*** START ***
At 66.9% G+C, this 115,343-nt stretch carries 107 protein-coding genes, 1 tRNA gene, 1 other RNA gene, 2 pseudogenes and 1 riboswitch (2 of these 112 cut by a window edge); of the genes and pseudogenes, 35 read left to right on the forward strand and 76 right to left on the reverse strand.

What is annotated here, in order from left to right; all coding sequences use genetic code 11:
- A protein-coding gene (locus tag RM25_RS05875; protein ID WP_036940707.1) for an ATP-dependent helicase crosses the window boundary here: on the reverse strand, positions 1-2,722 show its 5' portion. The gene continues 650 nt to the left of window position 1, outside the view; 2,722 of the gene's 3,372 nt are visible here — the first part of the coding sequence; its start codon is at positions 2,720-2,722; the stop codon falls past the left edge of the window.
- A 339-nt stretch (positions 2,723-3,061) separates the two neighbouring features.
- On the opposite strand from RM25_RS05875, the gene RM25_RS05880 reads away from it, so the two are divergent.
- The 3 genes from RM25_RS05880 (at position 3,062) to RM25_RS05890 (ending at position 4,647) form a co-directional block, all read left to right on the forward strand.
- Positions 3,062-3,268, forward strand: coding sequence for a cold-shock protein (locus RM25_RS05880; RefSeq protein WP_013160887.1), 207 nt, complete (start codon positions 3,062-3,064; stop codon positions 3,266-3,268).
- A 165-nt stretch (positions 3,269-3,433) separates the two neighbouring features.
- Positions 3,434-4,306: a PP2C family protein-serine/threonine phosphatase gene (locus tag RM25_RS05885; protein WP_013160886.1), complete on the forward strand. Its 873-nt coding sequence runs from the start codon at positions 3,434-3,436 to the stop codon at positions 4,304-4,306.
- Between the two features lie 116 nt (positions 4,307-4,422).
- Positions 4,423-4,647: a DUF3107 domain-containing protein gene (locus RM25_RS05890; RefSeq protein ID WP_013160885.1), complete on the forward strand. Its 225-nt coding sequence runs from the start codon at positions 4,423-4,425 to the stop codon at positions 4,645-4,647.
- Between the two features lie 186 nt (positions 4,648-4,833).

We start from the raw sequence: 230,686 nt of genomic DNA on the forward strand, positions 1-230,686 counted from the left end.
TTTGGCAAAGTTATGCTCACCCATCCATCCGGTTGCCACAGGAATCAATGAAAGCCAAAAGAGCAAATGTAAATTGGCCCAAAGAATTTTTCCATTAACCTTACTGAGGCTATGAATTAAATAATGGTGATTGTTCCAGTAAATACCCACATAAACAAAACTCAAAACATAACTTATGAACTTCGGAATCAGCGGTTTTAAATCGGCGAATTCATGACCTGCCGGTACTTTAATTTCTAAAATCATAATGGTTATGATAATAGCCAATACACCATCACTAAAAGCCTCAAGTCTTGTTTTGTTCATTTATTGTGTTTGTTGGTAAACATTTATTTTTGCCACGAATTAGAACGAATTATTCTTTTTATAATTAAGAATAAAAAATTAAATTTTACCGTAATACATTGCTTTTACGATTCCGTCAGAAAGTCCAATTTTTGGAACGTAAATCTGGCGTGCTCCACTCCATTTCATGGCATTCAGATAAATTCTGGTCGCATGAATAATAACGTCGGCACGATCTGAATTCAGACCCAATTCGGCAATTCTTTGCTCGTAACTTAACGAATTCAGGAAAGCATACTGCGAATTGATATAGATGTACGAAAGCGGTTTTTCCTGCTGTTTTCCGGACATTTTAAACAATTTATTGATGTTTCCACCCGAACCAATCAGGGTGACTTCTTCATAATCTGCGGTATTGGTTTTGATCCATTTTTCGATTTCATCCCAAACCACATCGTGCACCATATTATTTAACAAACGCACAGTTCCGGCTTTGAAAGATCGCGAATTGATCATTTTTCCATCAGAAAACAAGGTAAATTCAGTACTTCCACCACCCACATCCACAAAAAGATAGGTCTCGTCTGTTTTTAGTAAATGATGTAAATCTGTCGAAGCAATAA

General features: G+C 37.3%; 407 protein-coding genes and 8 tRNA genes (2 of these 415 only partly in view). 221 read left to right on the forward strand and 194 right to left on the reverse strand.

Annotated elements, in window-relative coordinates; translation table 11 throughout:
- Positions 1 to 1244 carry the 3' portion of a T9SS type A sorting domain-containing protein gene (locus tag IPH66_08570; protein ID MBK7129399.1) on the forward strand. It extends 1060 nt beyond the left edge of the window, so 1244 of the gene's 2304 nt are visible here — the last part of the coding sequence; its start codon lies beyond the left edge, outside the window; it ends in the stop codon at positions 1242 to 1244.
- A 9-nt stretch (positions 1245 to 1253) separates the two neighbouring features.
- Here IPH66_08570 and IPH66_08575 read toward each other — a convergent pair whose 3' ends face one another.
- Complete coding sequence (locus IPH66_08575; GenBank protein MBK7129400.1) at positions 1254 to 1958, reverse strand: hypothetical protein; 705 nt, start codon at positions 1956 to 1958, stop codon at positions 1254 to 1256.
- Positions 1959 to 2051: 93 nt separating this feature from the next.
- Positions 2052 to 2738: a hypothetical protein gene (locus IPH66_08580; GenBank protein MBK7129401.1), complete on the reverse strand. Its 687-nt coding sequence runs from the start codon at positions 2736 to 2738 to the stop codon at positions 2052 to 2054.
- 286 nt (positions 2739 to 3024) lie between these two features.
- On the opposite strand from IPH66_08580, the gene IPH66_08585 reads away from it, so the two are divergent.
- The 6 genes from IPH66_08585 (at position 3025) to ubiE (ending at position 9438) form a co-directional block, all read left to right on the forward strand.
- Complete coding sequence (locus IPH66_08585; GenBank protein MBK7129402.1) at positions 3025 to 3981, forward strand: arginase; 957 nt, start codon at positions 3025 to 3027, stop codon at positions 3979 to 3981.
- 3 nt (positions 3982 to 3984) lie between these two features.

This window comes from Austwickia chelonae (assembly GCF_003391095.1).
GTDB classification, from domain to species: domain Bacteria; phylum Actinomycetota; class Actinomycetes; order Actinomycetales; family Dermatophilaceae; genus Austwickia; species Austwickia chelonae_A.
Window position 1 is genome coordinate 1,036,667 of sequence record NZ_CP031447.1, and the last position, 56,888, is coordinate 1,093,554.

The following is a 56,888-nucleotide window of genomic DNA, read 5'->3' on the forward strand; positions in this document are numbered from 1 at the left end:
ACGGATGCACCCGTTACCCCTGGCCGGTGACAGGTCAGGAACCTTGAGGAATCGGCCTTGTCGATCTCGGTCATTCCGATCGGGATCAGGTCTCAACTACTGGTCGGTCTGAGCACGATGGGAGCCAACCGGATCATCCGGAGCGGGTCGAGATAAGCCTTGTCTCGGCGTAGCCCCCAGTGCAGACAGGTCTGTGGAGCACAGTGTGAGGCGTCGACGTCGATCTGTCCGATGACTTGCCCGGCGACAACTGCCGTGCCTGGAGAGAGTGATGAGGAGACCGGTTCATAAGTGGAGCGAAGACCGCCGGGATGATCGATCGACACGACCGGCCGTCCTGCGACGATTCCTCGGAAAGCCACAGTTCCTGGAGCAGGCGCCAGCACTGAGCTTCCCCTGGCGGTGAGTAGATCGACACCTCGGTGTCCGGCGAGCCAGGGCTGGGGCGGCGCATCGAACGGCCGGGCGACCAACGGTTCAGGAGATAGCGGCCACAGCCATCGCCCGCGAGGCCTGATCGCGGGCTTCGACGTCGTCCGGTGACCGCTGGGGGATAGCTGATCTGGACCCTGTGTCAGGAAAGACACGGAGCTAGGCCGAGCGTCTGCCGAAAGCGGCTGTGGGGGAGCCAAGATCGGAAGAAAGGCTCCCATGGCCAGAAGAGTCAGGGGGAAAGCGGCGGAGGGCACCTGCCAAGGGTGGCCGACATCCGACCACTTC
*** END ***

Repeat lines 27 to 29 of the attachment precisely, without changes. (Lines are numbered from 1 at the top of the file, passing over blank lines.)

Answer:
- 3 nt (positions 3982 to 3984) lie between these two features.

This window comes from Austwickia chelonae (assembly GCF_003391095.1).
GTDB classification, from domain to species: domain Bacteria; phylum Actinomycetota; class Actinomycetes; order Actinomycetales; family Dermatophilaceae; genus Austwickia; species Austwickia chelonae_A.